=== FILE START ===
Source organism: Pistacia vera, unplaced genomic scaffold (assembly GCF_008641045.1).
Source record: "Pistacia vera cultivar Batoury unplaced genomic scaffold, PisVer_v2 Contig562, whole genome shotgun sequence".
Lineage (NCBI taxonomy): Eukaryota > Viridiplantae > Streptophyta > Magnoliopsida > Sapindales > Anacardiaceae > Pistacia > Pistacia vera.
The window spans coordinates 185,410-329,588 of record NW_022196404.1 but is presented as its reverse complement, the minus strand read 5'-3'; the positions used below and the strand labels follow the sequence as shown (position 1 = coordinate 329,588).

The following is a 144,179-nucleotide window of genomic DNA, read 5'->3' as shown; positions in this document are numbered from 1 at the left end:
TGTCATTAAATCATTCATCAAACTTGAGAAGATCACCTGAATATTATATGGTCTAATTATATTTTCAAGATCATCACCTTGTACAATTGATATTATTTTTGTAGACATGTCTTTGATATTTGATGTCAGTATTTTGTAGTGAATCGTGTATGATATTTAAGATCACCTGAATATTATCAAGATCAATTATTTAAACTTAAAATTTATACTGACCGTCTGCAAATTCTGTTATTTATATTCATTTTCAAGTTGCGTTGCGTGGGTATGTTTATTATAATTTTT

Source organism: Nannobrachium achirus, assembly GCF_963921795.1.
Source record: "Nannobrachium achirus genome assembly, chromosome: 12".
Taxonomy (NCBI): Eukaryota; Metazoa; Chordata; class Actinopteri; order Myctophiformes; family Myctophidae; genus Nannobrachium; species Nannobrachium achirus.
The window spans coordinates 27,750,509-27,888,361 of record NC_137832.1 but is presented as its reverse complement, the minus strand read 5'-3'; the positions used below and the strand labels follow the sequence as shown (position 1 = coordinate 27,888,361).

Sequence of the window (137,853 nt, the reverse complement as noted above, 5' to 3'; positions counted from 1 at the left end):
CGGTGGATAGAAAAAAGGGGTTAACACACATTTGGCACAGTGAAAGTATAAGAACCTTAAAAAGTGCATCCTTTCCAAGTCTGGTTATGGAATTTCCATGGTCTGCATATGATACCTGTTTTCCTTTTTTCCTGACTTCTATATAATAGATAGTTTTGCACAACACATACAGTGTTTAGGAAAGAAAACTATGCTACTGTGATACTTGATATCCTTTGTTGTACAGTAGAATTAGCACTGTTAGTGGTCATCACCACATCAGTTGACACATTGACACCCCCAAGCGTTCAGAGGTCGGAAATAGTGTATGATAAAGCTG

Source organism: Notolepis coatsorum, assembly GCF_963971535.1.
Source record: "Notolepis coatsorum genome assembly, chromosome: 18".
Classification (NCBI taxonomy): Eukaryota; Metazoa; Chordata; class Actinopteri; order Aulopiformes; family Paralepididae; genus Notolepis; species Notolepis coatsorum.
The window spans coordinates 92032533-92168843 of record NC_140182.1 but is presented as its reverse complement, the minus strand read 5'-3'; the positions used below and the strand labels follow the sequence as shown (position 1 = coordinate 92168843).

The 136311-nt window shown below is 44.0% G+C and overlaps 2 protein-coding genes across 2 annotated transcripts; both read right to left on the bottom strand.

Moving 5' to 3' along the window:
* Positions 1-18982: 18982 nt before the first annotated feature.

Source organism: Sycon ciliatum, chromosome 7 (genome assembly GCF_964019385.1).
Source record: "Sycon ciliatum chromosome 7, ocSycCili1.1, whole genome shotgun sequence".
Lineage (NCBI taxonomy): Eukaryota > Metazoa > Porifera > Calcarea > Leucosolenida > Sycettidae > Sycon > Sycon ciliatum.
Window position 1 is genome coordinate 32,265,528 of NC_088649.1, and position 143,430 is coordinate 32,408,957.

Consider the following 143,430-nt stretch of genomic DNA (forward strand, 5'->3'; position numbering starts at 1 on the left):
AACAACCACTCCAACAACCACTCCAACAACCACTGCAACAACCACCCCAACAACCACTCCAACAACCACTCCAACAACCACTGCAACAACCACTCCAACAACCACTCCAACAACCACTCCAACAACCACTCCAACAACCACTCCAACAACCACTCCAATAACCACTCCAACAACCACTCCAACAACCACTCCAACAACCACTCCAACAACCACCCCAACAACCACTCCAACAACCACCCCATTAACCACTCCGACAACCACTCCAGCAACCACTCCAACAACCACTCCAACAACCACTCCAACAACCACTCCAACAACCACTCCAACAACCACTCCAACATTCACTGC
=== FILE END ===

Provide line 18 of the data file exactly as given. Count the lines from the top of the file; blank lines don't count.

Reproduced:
Moving 5' to 3' along the window: